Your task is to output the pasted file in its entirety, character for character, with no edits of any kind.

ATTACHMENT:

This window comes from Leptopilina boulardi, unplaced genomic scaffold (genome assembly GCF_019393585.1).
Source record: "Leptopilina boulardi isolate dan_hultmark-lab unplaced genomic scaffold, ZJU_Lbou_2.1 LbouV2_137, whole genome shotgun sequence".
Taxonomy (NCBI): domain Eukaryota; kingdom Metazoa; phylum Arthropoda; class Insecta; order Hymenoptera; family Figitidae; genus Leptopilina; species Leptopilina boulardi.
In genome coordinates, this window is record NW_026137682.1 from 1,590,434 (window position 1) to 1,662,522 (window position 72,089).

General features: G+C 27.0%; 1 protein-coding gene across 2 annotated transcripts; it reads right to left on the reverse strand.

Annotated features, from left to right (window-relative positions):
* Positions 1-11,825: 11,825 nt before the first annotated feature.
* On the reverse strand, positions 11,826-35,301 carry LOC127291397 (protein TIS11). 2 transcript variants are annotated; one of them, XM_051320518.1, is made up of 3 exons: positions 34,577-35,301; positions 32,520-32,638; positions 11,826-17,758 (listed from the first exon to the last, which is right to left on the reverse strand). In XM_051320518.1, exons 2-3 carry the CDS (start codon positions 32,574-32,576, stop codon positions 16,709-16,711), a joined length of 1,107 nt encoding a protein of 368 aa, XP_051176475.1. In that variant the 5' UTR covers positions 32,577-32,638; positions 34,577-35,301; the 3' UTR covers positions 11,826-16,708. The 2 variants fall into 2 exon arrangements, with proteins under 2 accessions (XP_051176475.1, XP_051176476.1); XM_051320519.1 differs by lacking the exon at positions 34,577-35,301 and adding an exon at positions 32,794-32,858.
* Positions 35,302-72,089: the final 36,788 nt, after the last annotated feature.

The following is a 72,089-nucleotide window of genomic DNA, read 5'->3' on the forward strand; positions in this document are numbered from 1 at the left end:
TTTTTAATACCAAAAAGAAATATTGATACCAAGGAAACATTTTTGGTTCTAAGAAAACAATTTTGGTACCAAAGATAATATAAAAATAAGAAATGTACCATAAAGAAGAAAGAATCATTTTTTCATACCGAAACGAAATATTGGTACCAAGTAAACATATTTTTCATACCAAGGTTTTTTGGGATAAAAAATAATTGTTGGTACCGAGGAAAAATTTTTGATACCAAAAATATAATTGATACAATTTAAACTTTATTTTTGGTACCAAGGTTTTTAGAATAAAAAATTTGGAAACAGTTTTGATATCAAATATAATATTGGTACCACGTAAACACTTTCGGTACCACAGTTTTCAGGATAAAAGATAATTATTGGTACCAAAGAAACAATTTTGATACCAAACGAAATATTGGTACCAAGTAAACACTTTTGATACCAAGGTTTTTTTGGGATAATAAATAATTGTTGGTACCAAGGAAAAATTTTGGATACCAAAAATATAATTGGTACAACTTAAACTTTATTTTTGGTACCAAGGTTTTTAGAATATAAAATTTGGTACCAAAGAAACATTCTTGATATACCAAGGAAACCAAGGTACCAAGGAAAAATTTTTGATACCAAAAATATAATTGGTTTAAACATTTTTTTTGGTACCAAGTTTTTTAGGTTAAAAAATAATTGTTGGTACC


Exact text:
This window comes from Leptopilina boulardi, unplaced genomic scaffold (genome assembly GCF_019393585.1).
Source record: "Leptopilina boulardi isolate dan_hultmark-lab unplaced genomic scaffold, ZJU_Lbou_2.1 LbouV2_137, whole genome shotgun sequence".
Taxonomy (NCBI): domain Eukaryota; kingdom Metazoa; phylum Arthropoda; class Insecta; order Hymenoptera; family Figitidae; genus Leptopilina; species Leptopilina boulardi.
In genome coordinates, this window is record NW_026137682.1 from 1,590,434 (window position 1) to 1,662,522 (window position 72,089).

General features: G+C 27.0%; 1 protein-coding gene across 2 annotated transcripts; it reads right to left on the reverse strand.

Annotated features, from left to right (window-relative positions):
* Positions 1-11,825: 11,825 nt before the first annotated feature.
* On the reverse strand, positions 11,826-35,301 carry LOC127291397 (protein TIS11). 2 transcript variants are annotated; one of them, XM_051320518.1, is made up of 3 exons: positions 34,577-35,301; positions 32,520-32,638; positions 11,826-17,758 (listed from the first exon to the last, which is right to left on the reverse strand). In XM_051320518.1, exons 2-3 carry the CDS (start codon positions 32,574-32,576, stop codon positions 16,709-16,711), a joined length of 1,107 nt encoding a protein of 368 aa, XP_051176475.1. In that variant the 5' UTR covers positions 32,577-32,638; positions 34,577-35,301; the 3' UTR covers positions 11,826-16,708. The 2 variants fall into 2 exon arrangements, with proteins under 2 accessions (XP_051176475.1, XP_051176476.1); XM_051320519.1 differs by lacking the exon at positions 34,577-35,301 and adding an exon at positions 32,794-32,858.
* Positions 35,302-72,089: the final 36,788 nt, after the last annotated feature.

The following is a 72,089-nucleotide window of genomic DNA, read 5'->3' on the forward strand; positions in this document are numbered from 1 at the left end:
TTTTTAATACCAAAAAGAAATATTGATACCAAGGAAACATTTTTGGTTCTAAGAAAACAATTTTGGTACCAAAGATAATATAAAAATAAGAAATGTACCATAAAGAAGAAAGAATCATTTTTTCATACCGAAACGAAATATTGGTACCAAGTAAACATATTTTTCATACCAAGGTTTTTTGGGATAAAAAATAATTGTTGGTACCGAGGAAAAATTTTTGATACCAAAAATATAATTGATACAATTTAAACTTTATTTTTGGTACCAAGGTTTTTAGAATAAAAAATTTGGAAACAGTTTTGATATCAAATATAATATTGGTACCACGTAAACACTTTCGGTACCACAGTTTTCAGGATAAAAGATAATTATTGGTACCAAAGAAACAATTTTGATACCAAACGAAATATTGGTACCAAGTAAACACTTTTGATACCAAGGTTTTTTTGGGATAATAAATAATTGTTGGTACCAAGGAAAAATTTTGGATACCAAAAATATAATTGGTACAACTTAAACTTTATTTTTGGTACCAAGGTTTTTAGAATATAAAATTTGGTACCAAAGAAACATTCTTGATATACCAAGGAAACCAAGGTACCAAGGAAAAATTTTTGATACCAAAAATATAATTGGTTTAAACATTTTTTTTGGTACCAAGTTTTTTAGGTTAAAAAATAATTGTTGGTACC